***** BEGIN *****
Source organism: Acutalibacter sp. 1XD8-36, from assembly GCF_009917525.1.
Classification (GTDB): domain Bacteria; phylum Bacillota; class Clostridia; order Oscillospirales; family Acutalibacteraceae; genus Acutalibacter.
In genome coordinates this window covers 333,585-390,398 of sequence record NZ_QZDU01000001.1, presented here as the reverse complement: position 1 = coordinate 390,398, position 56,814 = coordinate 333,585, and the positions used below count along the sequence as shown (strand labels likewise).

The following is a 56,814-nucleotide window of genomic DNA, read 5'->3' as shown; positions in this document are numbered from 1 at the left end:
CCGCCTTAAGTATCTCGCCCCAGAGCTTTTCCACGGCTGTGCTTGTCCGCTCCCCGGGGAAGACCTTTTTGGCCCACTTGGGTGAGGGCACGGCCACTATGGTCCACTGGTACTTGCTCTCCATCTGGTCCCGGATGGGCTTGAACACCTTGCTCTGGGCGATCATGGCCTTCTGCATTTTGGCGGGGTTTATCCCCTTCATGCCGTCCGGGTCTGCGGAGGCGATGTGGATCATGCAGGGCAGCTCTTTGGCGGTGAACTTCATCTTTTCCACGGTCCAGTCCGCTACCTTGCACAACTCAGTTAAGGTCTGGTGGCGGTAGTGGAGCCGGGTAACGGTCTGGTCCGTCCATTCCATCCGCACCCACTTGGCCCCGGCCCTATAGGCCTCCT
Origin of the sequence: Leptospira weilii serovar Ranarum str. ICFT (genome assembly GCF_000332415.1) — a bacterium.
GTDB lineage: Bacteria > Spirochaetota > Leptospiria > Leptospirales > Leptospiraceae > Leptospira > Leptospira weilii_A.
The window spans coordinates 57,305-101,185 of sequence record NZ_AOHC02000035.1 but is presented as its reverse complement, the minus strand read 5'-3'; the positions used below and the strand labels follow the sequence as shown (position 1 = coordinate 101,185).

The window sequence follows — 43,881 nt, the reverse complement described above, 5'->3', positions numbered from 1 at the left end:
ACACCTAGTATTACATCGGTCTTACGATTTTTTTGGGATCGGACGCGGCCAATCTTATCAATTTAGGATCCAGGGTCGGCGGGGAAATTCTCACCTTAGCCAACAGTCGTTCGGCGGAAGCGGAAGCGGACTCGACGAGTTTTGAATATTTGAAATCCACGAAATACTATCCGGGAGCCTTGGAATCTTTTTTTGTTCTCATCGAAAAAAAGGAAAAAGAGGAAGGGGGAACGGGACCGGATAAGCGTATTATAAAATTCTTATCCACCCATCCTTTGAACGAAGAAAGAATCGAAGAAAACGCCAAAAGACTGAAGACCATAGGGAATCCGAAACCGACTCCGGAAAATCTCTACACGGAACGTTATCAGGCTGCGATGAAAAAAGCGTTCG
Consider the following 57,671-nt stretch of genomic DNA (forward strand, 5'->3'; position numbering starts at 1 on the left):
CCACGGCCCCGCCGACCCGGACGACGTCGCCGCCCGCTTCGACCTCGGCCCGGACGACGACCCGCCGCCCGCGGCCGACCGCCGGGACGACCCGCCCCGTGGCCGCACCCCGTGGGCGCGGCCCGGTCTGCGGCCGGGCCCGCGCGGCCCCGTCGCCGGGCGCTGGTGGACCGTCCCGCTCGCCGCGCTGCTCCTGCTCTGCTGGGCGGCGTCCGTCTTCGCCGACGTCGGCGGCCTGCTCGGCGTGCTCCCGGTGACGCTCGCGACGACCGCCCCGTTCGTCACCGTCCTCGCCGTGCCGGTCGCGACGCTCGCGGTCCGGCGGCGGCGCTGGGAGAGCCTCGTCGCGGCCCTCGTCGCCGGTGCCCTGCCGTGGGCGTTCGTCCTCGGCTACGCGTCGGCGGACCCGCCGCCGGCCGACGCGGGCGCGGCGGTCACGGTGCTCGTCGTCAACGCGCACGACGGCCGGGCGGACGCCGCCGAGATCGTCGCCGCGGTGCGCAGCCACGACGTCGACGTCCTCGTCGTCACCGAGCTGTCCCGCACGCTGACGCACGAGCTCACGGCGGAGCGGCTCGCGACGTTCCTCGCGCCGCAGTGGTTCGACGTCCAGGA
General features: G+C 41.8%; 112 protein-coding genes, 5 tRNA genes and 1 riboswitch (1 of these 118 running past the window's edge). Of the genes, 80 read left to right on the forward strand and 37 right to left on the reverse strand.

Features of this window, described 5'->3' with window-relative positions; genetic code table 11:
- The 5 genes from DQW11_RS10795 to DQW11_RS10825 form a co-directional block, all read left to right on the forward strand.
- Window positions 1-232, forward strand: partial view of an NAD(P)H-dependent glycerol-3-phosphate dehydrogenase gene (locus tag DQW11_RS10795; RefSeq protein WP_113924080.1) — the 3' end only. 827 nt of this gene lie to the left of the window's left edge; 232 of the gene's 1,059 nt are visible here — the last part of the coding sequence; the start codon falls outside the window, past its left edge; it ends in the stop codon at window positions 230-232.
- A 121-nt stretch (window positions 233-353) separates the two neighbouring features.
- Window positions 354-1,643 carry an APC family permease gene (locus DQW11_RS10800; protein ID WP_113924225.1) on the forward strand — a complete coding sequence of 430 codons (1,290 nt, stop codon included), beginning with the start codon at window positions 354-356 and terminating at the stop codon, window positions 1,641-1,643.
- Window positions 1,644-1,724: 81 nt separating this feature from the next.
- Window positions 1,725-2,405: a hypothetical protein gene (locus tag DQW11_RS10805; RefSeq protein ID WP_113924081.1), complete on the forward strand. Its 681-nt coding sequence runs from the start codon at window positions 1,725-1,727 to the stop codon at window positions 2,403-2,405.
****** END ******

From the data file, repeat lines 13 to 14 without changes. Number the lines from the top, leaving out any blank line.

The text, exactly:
General features: G+C 41.8%; 112 protein-coding genes, 5 tRNA genes and 1 riboswitch (1 of these 118 running past the window's edge). Of the genes, 80 read left to right on the forward strand and 37 right to left on the reverse strand.

Features of this window, described 5'->3' with window-relative positions; genetic code table 11: